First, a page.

There are lots of reasons to love a health savings account, or HSA. An HSA complements its cousin, the individual retirement account, or IRA. Steadily accumulating money in both of these savings vehicles can pump up your total retirement reserves.
As a refresher, these are the rules for HSAs:
- You can sign up for an HSA if you have a qualifying high-deductible health insurance plan. HSAs are designed to help you pay the medical costs that aren't covered by the plan.
- The savings are an above-the-line tax deduction, which means you don't have to itemize. The money is subtracted from your earnings before you arrive at your adjusted gross income, or AGI.
- There are no phaseouts. It doesn't matter how much money you make, you can still deduct the whole thing -- up to $3,400 for individuals in 2017. Contribution limits for families are $6,750 a year. President Donald Trump and Republicans want to expand limits on HSA contributions to $6,550 for individuals and $13,100 for families. An additional $1,000 catch-up contribution is permitted for those 55 and older.
Here are four ways to manage HSAs with IRAs to maximize the benefits.
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1. Rollover can get you out of a bin
Only once in your lifetime, you can roll money from your IRA into your HSA. You are limited to the amount the IRS says you can contribute in a year, and if you decide to roll the maximum allowable, you can't contribute any more that year.
Why would you want to do this? Let's say you have an unexpected health emergency and you have exhausted your HSA, but you haven't contributed anything so far in the current year. If you roll the money over from your IRA, even if you are younger than 55, there won't be any penalties as long as you eventually spend the money on health care. Plus, you won't have to pay any taxes, as you would if you withdrew the money from an IRA.
2. No RMDs with an HSA
When you reach 70 1/2, the IRS requires that you take required minimum distributions, or RMDs, from your traditional IRA, but there are no such requirements with an HSA. That means money saved in an HSA can continue to grow tax-free until you need it.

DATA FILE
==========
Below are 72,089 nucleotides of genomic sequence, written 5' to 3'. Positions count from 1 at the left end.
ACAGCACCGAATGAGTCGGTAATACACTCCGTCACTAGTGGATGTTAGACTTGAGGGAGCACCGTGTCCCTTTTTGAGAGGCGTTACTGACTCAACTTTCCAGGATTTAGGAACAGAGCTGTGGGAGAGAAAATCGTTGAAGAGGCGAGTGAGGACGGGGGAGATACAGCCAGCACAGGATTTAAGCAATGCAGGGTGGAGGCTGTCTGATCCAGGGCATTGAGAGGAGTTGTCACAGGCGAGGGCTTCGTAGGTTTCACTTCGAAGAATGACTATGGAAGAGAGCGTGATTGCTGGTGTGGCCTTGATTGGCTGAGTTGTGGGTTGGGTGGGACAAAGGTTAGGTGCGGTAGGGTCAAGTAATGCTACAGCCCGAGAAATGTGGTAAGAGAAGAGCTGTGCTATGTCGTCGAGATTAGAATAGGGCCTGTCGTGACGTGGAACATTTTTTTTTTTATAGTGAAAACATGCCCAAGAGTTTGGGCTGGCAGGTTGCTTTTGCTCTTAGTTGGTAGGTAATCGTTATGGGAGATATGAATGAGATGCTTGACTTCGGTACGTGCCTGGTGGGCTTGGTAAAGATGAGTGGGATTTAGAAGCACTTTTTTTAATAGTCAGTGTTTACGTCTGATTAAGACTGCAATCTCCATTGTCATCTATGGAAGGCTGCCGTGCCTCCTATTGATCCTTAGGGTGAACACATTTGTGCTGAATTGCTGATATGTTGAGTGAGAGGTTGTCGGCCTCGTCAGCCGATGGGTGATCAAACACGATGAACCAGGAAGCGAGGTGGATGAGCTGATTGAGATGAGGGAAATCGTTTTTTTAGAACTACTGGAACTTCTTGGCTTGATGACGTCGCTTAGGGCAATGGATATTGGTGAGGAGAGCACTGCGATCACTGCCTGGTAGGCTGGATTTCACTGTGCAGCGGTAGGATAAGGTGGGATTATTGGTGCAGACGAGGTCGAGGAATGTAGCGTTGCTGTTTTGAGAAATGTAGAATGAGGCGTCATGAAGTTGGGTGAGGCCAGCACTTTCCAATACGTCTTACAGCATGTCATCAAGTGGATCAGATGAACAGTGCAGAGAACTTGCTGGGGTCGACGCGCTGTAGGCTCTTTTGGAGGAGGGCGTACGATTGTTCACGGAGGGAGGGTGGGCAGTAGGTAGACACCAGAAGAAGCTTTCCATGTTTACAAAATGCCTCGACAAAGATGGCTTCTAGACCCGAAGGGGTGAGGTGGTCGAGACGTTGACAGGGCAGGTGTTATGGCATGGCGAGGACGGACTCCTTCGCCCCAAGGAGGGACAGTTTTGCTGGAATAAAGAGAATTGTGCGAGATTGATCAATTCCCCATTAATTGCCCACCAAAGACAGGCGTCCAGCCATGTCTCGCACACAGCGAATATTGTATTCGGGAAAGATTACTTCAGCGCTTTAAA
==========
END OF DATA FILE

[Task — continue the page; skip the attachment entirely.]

If you designate your surviving spouse as the beneficiary of your HSA, upon your death, it will become your spouse's HSA — more tax-free growth and no RMDs for that person, either.
But be aware, if you don't have a spouse or you designate someone else as the beneficiary, the HSA becomes taxable income to your beneficiary in the year of your death.
3. It isn't now or never
With an HSA, there is no time limit on withdrawing qualified medical expenses.
You can save your medical receipts and claim them when you need the money — even years later. In the meantime, the money sits in your HSA and grows tax-free.
If you are contemplating this strategy, be a good record-keeper. The IRS says you "must keep records sufficient to later show that the distributions were exclusively to pay or reimburse qualified medical expenses, that the qualified medical expenses have not been previously paid or reimbursed from another source and that the medical expenses have not been taken as an itemized deduction in any prior taxable year."
4. Medicare and HSAs don't always mix
At 65, most people sign up for Medicare Part A, the premium-free hospital portion of Medicare, even if they are still working and getting their employer's health insurance. But the Centers for Medicare and Medicaid Services as well as the IRS say that anyone who has signed up for Medicare cannot continue to save in an HSA. That's because Medicare is not a high-deductible plan.
However, if you turn 65 and already have an HSA, you can use the money you've accumulated to pay the deductibles, premiums and copays of Medicare parts A, B, C (Medicare Advantage) and D, plus out-of-pocket expenses like vision and dental. Medigap plan premiums are off-limits.
If you were to pay for these expenses with money from your traditional IRA, you'd have to pay taxes on the cash you withdraw. But HSAs are a triple treat — the money goes in tax-free, grows tax-free and there are no taxes when you take it out and spend it on health care costs.